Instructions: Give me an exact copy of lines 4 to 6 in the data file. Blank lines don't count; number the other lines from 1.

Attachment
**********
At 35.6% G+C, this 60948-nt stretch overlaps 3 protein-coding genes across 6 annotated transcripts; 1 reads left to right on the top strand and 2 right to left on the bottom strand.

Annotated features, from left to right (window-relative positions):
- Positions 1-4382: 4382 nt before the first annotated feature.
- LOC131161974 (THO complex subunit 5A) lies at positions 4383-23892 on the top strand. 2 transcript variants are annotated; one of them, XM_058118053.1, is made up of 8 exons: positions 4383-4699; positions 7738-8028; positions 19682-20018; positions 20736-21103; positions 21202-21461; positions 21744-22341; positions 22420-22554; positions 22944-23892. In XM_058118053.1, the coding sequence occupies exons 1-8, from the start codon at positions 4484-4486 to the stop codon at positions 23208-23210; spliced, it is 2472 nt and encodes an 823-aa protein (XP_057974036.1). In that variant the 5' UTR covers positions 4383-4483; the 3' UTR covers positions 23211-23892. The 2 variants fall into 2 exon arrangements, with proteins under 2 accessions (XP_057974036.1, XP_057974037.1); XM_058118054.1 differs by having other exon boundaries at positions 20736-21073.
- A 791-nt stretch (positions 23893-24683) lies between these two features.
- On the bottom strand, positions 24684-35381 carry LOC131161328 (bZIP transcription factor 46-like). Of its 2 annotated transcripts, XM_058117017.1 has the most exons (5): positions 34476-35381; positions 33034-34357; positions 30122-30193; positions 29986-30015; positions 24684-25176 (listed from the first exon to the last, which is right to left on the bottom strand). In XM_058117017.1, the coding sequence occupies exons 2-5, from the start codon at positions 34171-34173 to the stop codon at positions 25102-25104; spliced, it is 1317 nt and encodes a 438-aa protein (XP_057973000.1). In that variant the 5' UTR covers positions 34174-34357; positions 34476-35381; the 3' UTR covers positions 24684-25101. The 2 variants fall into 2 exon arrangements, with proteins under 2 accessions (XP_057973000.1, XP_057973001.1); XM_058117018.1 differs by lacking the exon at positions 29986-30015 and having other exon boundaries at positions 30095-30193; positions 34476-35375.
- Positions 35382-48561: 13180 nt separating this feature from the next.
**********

- LOC131161974 (THO complex subunit 5A) lies at positions 4383-23892 on the top strand. 2 transcript variants are annotated; one of them, XM_058118053.1, is made up of 8 exons: positions 4383-4699; positions 7738-8028; positions 19682-20018; positions 20736-21103; positions 21202-21461; positions 21744-22341; positions 22420-22554; positions 22944-23892. In XM_058118053.1, the coding sequence occupies exons 1-8, from the start codon at positions 4484-4486 to the stop codon at positions 23208-23210; spliced, it is 2472 nt and encodes an 823-aa protein (XP_057974036.1). In that variant the 5' UTR covers positions 4383-4483; the 3' UTR covers positions 23211-23892. The 2 variants fall into 2 exon arrangements, with proteins under 2 accessions (XP_057974036.1, XP_057974037.1); XM_058118054.1 differs by having other exon boundaries at positions 20736-21073.
- A 791-nt stretch (positions 23893-24683) lies between these two features.
- On the bottom strand, positions 24684-35381 carry LOC131161328 (bZIP transcription factor 46-like). Of its 2 annotated transcripts, XM_058117017.1 has the most exons (5): positions 34476-35381; positions 33034-34357; positions 30122-30193; positions 29986-30015; positions 24684-25176 (listed from the first exon to the last, which is right to left on the bottom strand). In XM_058117017.1, the coding sequence occupies exons 2-5, from the start codon at positions 34171-34173 to the stop codon at positions 25102-25104; spliced, it is 1317 nt and encodes a 438-aa protein (XP_057973000.1). In that variant the 5' UTR covers positions 34174-34357; positions 34476-35381; the 3' UTR covers positions 24684-25101. The 2 variants fall into 2 exon arrangements, with proteins under 2 accessions (XP_057973000.1, XP_057973001.1); XM_058117018.1 differs by lacking the exon at positions 29986-30015 and having other exon boundaries at positions 30095-30193; positions 34476-35375.